The first feature by cinematographer Warwick Thornton, Samson And Delilah isn’t a silent movie, but it rarely resorts to dialogue when images will do the trick. The principal characters, both young aborigines from a tiny village in the Australian desert, rarely speak to each other for reasons that only emerge late in the film, and the only person with much to say is a raving drunk who lives under an overpass. (The latter, whom Thornton describes as “mad as a cut snake,” is played by and based on the director’s brother, Scott, who was cast with the proviso that he go to rehab first.) Apart from a few poignant songs, the score is mostly confined to a syncopated thump that registers less as music than a periodic pressing-forward.
Pitched somewhere between City Of God and the Dardenne brothers, Samson And Delilah is unsparing in its brutal vision of the world. Rowan McNamara, whose curly mop turns to gold at its tips, is a sullen and impetuous boy who huffs gasoline and starts fights to relieve the boredom of his existence. When Marissa Gibson, a quiet girl who lives with her grandmother, fails to take notice of him, he waits until she walks past and then whips a stone at her back. Later, both are beaten with sticks, he for clobbering a man who refused to let him play his guitar, she for allowing (so to speak) her grandmother to die.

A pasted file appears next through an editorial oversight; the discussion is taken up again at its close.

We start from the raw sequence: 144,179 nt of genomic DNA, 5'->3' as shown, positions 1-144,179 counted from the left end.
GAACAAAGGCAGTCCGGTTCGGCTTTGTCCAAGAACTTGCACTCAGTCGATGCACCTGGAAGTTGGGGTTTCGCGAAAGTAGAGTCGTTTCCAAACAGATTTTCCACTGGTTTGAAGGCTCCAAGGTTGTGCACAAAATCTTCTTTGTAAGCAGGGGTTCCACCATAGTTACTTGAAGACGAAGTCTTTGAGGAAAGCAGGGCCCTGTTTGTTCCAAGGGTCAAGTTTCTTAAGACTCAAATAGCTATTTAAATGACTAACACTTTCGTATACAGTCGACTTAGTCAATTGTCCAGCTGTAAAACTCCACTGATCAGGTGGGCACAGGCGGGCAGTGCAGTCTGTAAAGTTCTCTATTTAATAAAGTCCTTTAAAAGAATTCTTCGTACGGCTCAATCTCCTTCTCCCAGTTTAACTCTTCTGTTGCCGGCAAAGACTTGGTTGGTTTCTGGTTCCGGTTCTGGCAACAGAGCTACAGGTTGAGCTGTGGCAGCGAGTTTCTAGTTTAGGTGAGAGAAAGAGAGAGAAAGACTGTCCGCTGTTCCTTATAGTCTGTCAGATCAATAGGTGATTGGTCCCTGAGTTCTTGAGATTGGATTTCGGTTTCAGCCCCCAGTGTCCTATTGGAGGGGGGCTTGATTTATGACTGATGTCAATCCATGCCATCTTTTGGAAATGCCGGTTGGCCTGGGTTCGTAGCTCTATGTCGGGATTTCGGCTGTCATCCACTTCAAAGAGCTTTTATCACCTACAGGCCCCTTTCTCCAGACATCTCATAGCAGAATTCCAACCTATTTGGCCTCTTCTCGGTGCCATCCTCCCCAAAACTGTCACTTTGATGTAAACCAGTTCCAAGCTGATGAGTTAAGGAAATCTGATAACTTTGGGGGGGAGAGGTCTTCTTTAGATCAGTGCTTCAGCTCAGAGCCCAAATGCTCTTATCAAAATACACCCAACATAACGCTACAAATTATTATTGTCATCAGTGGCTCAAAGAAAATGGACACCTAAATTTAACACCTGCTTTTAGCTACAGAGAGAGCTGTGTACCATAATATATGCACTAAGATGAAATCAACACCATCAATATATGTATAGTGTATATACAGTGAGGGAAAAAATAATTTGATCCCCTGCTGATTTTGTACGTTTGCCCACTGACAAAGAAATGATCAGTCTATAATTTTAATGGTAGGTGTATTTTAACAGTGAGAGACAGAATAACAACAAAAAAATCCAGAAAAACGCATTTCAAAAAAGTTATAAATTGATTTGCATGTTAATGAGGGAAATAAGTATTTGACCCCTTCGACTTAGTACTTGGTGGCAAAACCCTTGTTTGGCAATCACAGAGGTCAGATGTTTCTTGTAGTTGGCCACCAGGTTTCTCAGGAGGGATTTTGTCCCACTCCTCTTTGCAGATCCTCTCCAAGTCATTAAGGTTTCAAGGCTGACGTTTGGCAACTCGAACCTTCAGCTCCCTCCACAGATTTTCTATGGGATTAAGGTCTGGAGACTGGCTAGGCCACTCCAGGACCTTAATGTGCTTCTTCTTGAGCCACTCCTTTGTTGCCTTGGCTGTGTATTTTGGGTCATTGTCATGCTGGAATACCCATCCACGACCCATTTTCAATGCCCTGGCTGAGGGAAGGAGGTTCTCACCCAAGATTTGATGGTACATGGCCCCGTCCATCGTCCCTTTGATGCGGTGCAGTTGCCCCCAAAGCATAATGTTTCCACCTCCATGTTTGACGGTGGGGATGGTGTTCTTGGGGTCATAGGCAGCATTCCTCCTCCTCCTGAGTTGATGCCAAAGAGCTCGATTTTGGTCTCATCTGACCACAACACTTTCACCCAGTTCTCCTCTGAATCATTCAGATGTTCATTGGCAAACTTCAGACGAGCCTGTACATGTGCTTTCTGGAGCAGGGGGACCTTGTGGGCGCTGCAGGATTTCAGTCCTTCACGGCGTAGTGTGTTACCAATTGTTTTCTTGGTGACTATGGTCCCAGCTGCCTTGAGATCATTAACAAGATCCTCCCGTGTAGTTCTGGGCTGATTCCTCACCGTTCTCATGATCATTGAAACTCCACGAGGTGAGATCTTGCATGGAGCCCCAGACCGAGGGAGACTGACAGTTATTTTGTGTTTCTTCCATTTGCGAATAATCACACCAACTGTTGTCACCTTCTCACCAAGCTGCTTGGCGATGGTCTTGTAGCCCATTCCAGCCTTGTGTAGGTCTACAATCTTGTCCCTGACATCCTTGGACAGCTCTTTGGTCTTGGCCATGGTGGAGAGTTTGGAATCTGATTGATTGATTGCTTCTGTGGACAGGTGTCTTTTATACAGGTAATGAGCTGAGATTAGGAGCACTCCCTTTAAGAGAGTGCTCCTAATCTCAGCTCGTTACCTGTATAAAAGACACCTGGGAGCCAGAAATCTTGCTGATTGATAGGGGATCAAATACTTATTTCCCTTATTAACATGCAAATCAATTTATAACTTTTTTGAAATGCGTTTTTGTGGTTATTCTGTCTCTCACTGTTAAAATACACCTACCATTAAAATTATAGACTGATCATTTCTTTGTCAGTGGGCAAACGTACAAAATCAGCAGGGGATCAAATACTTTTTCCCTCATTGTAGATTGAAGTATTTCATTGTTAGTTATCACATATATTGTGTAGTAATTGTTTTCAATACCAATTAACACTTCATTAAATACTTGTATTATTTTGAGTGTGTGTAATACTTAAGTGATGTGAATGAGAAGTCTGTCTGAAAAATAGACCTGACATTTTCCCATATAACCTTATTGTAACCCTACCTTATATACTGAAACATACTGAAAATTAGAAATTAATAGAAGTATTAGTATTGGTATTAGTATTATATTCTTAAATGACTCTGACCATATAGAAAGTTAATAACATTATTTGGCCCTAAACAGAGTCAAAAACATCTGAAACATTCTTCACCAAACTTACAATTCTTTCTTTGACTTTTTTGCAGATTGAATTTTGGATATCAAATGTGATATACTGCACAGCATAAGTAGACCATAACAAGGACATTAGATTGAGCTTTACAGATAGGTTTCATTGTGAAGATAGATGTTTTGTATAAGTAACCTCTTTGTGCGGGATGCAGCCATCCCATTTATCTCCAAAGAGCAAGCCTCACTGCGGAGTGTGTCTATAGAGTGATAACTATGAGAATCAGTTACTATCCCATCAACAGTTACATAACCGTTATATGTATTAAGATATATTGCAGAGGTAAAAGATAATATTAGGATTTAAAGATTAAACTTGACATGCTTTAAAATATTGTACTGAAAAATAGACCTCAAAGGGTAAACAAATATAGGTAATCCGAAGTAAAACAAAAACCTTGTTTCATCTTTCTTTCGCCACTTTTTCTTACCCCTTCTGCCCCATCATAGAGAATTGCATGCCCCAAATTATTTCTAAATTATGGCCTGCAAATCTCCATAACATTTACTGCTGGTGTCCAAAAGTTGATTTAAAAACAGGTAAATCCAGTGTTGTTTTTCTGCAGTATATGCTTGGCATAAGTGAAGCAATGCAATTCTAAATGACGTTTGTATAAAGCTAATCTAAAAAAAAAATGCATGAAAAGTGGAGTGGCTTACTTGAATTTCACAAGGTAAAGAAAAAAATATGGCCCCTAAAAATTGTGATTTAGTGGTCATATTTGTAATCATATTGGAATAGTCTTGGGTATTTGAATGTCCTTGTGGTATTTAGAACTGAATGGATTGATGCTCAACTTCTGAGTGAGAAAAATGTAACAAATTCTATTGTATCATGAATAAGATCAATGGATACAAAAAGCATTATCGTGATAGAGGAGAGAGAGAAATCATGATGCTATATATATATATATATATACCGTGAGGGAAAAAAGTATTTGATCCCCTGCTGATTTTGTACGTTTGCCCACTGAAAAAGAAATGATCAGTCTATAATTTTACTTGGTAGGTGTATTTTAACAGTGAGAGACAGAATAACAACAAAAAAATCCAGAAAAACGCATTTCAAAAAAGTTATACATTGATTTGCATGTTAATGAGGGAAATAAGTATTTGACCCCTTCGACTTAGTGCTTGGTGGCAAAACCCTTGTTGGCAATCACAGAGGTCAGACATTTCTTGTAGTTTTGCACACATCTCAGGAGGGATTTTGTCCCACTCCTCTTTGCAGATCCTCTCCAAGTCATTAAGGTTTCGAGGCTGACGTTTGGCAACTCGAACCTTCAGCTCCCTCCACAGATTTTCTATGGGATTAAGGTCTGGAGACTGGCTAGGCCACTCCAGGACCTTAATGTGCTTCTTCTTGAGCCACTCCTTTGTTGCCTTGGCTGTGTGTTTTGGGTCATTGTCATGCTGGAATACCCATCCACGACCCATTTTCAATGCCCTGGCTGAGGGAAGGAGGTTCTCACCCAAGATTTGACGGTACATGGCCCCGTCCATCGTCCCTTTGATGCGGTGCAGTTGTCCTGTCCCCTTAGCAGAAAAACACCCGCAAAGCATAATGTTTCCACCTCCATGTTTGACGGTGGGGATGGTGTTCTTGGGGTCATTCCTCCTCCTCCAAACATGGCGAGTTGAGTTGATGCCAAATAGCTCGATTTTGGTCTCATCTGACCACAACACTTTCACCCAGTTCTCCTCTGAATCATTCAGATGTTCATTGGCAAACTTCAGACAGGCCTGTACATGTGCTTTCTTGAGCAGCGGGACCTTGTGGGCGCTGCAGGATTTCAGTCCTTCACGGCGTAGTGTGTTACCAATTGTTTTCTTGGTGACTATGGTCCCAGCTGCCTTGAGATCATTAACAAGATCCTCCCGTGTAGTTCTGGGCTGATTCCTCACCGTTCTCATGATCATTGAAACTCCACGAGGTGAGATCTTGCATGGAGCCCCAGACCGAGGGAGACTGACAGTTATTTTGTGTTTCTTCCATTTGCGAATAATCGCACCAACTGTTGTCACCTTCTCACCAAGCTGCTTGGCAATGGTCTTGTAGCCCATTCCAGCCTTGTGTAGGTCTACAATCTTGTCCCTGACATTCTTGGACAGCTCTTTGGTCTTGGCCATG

Matters only get worse when they escape to the town of Alice Springs. Thornton underplays the most harrowing sequences, focusing the camera on the foreground while dire events play out in the back, as if to banish the specter of miserablism. He’s not alienated from his characters, but keeps a respectful distance, a technique that also allows their surroundings to speak where his untrained actors might not.
Although Thornton appears sensitive to the details of this world, he’s not insistent about using its darker qualities as proof of its verisimilitude; he lets it seep in rather than shoving audiences’ noses in it. The movie’s beauty, too, creeps up. The simplicity of its vision reveals itself gradually. Viewers may not realize how far they’ve been pulled in until the movie ends, and they might feel a sense of loss that it can’t keep going just a little while longer.